There are no encores on the Naughty Rhythms tour. but on Saturday night at the Rainbow each band – Chilli Willi.and.the Red Hot Peppers, Dr. Feelgood and Kokomo could have done one. There was a good feeling in the theatre, and although all three bands showed some inexperience of working to audiences of that size in that situation they got plenty of help from the front of the stage and there was some excellent music played.
The Willi’s set was crisp and good natured: it’s unfortunate that they have been stuck with the ‘nice little band’ thing, because that’s what has strangled them: but they are a nice little band, and it is a business which doesn’t allow nice little bands to earn a living wage. rather than the band itself, which is at fault.There should be a place for good musicians with a sense of the absurd who like to play bluegrass, country, blues and swing- their reception at the Rainbow shows there is such a place in people’s hearts, but their decision to knock it on the head after this tour shows either that the pockets of the music business aren’t deep enough, or that people aren’t prepared to dig their hands in deep enough.
Dr. Feelgood got a huge cheer when they went on, and a standing ovation from at least half the crowd when they finished. When Lee said they were going to do ‘Route 66’. he got the loudest pre-song cheer of the evening. The set was well paced, with ‘She Does It Right’. ‘Hog For You’. -‘Riot In Cell Block Number 9′. -Roxette’, ‘Keep It Out Of Sight’, and ‘Bonie Maronie “Tequila”‘ among the high points. I’ve seen them play better, but I was surprised how effective they were in front of a large crowd. Their ovation was justified. and it made an old man very happy to see them get it.
Kokomo got higher, and lower. In places like the Hope or the 100 Club, the highest points grow out of a much looser way of playing than is possible in a place like the Rainbow, where your attention is focused much more sharply and needs constant prods, It takes more experience of that kind of venue than Kokomo collectively, rather than individually have had to sustain a stretched build-up over a riff and urging the people to clap their hands and stomp isn’t the way. Their more formal pieces were therefore the most successful.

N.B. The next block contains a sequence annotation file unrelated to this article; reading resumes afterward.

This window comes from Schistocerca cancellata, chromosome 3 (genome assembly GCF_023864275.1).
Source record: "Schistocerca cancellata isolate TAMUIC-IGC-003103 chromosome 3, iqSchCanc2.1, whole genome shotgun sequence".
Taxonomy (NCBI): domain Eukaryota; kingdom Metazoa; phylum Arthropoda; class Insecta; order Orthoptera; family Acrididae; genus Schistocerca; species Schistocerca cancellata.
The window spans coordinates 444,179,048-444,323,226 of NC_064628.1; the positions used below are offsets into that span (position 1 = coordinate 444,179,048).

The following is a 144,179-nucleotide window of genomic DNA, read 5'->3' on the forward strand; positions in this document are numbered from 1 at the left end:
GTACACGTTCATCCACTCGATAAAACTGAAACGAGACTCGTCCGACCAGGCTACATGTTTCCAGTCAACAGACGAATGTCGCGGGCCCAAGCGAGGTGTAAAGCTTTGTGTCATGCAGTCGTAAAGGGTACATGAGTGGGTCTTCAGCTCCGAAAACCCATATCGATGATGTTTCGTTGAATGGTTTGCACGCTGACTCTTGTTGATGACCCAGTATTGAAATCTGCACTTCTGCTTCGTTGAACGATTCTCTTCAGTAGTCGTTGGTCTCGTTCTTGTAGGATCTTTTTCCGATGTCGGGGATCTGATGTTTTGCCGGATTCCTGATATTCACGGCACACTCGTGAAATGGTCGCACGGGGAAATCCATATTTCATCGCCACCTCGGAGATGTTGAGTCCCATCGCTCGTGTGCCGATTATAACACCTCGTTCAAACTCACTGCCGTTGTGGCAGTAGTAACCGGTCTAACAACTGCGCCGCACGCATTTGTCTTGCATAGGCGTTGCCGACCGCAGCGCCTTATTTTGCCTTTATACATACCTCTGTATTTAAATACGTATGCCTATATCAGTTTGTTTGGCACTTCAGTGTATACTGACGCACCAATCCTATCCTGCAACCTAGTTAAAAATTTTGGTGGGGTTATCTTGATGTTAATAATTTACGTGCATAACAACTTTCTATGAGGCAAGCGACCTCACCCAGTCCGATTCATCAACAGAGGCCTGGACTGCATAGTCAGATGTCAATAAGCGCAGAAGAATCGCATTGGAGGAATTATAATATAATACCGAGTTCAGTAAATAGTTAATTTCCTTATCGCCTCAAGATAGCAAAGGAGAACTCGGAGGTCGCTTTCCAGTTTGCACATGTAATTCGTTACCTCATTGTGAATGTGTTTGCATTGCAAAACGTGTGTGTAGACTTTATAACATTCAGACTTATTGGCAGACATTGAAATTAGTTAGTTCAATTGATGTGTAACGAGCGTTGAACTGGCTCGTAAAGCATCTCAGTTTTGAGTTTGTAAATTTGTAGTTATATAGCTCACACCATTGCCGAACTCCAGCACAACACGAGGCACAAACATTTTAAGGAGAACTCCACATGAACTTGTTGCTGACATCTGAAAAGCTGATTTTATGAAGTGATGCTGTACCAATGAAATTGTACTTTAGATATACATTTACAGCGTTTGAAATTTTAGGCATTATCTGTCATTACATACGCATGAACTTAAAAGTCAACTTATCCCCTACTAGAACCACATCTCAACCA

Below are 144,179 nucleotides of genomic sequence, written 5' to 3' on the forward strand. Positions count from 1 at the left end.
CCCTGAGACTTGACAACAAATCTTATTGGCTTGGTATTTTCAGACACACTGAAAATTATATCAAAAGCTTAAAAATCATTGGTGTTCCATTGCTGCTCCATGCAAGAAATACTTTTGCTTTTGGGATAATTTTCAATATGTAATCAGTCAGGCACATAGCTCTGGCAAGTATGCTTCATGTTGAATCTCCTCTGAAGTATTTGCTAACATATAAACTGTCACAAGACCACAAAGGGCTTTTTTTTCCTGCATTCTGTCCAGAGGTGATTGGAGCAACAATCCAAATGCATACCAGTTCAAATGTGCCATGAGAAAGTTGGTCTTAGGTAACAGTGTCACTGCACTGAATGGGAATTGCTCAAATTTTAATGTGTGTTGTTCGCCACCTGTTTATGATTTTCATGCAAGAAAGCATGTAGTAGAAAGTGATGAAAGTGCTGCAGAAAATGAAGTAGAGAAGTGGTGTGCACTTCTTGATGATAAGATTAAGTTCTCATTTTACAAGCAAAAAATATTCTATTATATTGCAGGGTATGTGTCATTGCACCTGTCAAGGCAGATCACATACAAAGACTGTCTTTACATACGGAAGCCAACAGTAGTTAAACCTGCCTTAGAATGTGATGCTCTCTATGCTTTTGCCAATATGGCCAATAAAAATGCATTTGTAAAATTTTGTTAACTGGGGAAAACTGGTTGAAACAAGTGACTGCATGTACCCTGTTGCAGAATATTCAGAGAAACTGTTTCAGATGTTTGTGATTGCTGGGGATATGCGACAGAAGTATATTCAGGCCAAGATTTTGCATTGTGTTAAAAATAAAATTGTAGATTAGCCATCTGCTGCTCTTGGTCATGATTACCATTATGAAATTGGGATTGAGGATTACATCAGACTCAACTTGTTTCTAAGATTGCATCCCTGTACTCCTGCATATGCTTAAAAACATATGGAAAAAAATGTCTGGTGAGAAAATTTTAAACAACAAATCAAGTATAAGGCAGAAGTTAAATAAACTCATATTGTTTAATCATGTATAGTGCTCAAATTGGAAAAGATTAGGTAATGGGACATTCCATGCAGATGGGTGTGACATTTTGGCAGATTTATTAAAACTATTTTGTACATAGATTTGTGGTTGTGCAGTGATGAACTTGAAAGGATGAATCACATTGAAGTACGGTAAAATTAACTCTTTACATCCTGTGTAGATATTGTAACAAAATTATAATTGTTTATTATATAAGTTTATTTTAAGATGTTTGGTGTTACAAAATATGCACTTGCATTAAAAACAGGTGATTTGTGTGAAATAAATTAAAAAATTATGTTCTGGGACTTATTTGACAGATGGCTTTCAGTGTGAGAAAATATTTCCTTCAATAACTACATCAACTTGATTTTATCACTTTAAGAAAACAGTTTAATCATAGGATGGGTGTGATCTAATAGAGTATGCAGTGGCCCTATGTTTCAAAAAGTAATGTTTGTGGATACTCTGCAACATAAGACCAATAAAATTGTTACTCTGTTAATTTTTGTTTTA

I thought Frankie Collins’ performance of Aretha’s ‘With Everything I Feel In Me’ was magnificent, both for. his voice and for the sense of brooding. pent up energy the form of the song imposed on the band.
Alan Spenner’s bass lines threatened to punch holes in the back wall. A showstopper no less. Neil Hubbard’s ‘Any-time’ and Bobby Womack’s ‘I Can Understand It’ (‘before Tony O’Malley got into his introduce-the band routine) had a similar effect. Kokomo are potentially one of the most musically enthralling and emotionally satisfying bands to have emerged in years, and they’re getting closer to their potential all the time.
STEVE PEACOCK – Sounds
NME review 22 February 1975
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